It's true that Carson's string of baffling comments drew lots of press attention and condemnation. (Especially when he later told a story about how he had once been held at gunpoint at a Popeyes restaurant and directed the gunman to the employee behind the counter.) But I'd suggest too much of it from the political press corps was restrained in a way that would be inconceivable if, for instance, a leading Democratic candidate had callously placed blame on victims in the wake of a terror attack on American soil.
From The New York Times [emphasis added]:
Like many Republican presidential candidates who have sought to express sympathy for victims while maintaining support for gun rights, Mr. Carson has struggled to address the issue with sensitivity.
NBC News added that Carson had "made a number of eyebrow raising comments since the shooting last Thursday."
Raised eyebrows? Struggled with sensitivity? I don't think that comes close to capturing the imprudence of Carson's remarks. Fact is, I'm not sure journalists know how to deal with a presidential candidate who seemingly places some of the blame on the victims of a mass murder.
Another example of the press not yet able to come to terms with Republican dismissiveness came whenscores of journalists rushed to Jeb Bush's defense last week after he suggested "stuff happens," and that the government shouldn't always respond aggressively to crises, including mass murders.
As reported by the Washington Post, Bush said:
"We're in a difficult time in our country and I don't think that more government is necessarily the answer to this," he said. "I think we need to reconnect ourselves with everybody else. It's just, it's very sad to see. But I resist the notion -- and I did, I had this, this challenge as governor, because we have, look, stuff happens, there's always a crisis and the impulse is always to do something and it's not necessarily the right thing to do."
Certain Bush had simply been "inartful" and that he'd never cavalierly dismiss a mass murder as "stuff happens," many in the press played defense and suggested the quote was taken out of context. But it wasn't. After his "stuff happens" comments, Bush was asked if he had misspoken and he emphatically denied he had: "No, it wasn't a mistake. I said exactly what I said. Why would you explain to me what I said was wrong? Things happen all the time -- things -- is that better?"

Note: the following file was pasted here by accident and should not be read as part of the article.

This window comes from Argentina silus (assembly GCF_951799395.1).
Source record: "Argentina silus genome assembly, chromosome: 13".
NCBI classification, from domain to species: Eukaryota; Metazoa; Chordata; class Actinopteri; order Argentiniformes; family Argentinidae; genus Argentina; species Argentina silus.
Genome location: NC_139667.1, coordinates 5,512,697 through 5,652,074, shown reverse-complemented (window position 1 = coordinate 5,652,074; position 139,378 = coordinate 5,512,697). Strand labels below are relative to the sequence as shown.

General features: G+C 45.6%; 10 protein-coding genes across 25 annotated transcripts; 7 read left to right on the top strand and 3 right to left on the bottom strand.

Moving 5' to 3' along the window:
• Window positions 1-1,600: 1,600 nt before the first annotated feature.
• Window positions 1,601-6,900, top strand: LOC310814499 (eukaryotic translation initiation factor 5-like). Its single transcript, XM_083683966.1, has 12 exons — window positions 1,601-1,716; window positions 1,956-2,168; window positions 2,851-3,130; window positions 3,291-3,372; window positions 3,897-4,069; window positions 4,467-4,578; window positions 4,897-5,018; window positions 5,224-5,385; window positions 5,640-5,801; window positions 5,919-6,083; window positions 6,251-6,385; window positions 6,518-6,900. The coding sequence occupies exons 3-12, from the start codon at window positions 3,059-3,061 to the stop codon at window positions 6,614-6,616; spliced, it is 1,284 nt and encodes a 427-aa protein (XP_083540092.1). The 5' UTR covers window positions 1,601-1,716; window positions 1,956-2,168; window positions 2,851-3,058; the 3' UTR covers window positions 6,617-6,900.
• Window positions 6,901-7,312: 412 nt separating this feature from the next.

According to the Washington Post, Bush then elaborated, likening mass shooting to kids drowning in pools: "Things happen all the time. A child drowns in a pool and the impulse is to pass a law that puts fencing around a pool," he said. "The cumulative effect of this is that in some cases, you don't solve the problem by passing the law and you're imposing on large numbers of people burdens that make it harder for our economy to grow, make it harder to protect liberty." (Gawker noted that Bush did actually sign a Florida law requiring pool fences after a child in the state nearly drowned.)
"Stuff happens" meant exactly what Bush wanted it to mean: There's nothing the government can do about mass shootings because there's nothing the government can, or should do, about gun ownership. (As governor of Florida, Bush received an "A+" rating from the NRA.)
The kneejerk desire to protect Bush from his own words suggests many journalists haven't come to grips with the idea that Republicans, as a matter of policy, are unwilling to reduce the number of guns in America. And that the shoulder shrug response to the Oregon tragedy indicates they're not going to try.
Journalists should stop shying away from relaying that troubling truth.